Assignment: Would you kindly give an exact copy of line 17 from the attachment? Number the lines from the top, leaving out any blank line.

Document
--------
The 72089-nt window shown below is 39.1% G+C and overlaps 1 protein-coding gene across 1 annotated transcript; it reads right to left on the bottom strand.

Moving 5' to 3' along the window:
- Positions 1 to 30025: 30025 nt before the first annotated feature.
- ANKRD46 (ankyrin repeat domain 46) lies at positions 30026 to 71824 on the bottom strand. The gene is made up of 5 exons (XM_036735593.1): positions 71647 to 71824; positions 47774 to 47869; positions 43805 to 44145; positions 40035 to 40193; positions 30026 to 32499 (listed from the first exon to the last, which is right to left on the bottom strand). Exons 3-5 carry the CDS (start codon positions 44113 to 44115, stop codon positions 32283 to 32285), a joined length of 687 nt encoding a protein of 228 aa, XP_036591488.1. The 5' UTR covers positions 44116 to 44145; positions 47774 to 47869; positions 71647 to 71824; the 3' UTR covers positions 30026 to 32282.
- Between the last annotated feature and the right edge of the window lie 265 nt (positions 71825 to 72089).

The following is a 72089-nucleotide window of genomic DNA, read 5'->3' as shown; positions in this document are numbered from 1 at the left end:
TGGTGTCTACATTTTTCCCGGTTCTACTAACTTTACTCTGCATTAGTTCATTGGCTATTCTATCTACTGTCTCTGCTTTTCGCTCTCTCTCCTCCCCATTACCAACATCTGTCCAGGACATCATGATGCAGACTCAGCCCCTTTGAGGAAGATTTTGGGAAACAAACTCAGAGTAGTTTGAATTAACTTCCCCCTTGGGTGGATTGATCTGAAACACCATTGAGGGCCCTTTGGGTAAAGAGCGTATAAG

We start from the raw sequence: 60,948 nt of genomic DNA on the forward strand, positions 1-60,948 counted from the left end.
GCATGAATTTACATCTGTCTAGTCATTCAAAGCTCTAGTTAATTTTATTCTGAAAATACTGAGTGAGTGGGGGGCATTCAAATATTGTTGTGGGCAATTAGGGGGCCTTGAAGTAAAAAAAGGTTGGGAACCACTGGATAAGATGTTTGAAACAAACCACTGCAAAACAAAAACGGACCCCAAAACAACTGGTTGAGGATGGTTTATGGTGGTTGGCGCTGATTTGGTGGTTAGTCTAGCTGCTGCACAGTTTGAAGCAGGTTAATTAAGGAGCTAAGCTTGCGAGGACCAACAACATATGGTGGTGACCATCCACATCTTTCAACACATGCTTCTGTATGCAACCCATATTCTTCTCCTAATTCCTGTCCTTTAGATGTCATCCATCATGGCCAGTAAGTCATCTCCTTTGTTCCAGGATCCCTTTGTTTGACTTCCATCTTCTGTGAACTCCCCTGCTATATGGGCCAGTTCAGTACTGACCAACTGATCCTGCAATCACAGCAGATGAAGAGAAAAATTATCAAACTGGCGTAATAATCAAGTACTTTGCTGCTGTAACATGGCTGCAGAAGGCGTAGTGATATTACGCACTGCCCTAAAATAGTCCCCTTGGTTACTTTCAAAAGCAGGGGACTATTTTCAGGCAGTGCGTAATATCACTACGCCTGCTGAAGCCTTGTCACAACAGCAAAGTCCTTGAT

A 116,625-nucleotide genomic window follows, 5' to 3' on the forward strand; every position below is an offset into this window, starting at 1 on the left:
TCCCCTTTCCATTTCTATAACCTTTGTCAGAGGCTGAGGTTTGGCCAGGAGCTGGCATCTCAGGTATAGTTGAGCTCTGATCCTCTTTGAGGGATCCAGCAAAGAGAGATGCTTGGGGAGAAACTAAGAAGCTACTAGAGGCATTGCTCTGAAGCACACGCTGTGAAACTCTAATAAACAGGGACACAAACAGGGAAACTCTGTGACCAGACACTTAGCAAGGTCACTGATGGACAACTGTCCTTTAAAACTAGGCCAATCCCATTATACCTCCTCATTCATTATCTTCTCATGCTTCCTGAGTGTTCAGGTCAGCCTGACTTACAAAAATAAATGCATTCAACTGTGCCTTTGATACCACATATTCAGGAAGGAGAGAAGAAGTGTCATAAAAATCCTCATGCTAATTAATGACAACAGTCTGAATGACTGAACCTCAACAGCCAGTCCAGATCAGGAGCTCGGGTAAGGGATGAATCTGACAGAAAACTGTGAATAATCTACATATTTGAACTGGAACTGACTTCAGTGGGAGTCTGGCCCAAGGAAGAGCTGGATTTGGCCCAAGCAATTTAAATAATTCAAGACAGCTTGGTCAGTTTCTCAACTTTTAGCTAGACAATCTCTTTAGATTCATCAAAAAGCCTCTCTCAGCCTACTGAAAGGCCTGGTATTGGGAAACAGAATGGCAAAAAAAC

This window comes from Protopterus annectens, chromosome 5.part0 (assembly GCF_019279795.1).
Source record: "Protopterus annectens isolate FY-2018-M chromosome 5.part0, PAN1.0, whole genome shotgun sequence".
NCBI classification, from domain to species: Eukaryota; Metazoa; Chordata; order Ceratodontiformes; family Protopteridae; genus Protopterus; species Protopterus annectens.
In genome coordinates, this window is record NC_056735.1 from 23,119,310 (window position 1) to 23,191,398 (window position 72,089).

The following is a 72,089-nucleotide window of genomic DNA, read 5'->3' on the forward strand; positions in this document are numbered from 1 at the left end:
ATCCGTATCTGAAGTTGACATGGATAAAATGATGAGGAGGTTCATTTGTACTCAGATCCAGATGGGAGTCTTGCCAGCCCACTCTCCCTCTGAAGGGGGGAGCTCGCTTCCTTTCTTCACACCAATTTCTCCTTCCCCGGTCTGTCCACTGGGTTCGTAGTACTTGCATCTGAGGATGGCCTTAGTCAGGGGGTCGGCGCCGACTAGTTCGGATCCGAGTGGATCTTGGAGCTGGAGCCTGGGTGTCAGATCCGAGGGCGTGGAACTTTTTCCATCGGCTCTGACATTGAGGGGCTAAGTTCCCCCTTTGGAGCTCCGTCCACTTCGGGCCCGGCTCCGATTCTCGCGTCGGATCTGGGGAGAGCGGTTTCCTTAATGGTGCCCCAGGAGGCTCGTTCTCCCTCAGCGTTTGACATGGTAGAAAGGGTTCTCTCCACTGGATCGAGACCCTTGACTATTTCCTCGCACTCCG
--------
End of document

ATCCGTATCTGAAGTTGACATGGATAAAATGATGAGGAGGTTCATTTGTACTCAGATCCAGATGGGAGTCTTGCCAGCCCACTCTCCCTCTGAAGGGGGGAGCTCGCTTCCTTTCTTCACACCAATTTCTCCTTCCCCGGTCTGTCCACTGGGTTCGTAGTACTTGCATCTGAGGATGGCCTTAGTCAGGGGGTCGGCGCCGACTAGTTCGGATCCGAGTGGATCTTGGAGCTGGAGCCTGGGTGTCAGATCCGAGGGCGTGGAACTTTTTCCATCGGCTCTGACATTGAGGGGCTAAGTTCCCCCTTTGGAGCTCCGTCCACTTCGGGCCCGGCTCCGATTCTCGCGTCGGATCTGGGGAGAGCGGTTTCCTTAATGGTGCCCCAGGAGGCTCGTTCTCCCTCAGCGTTTGACATGGTAGAAAGGGTTCTCTCCACTGGATCGAGACCCTTGACTATTTCCTCGCACTCCG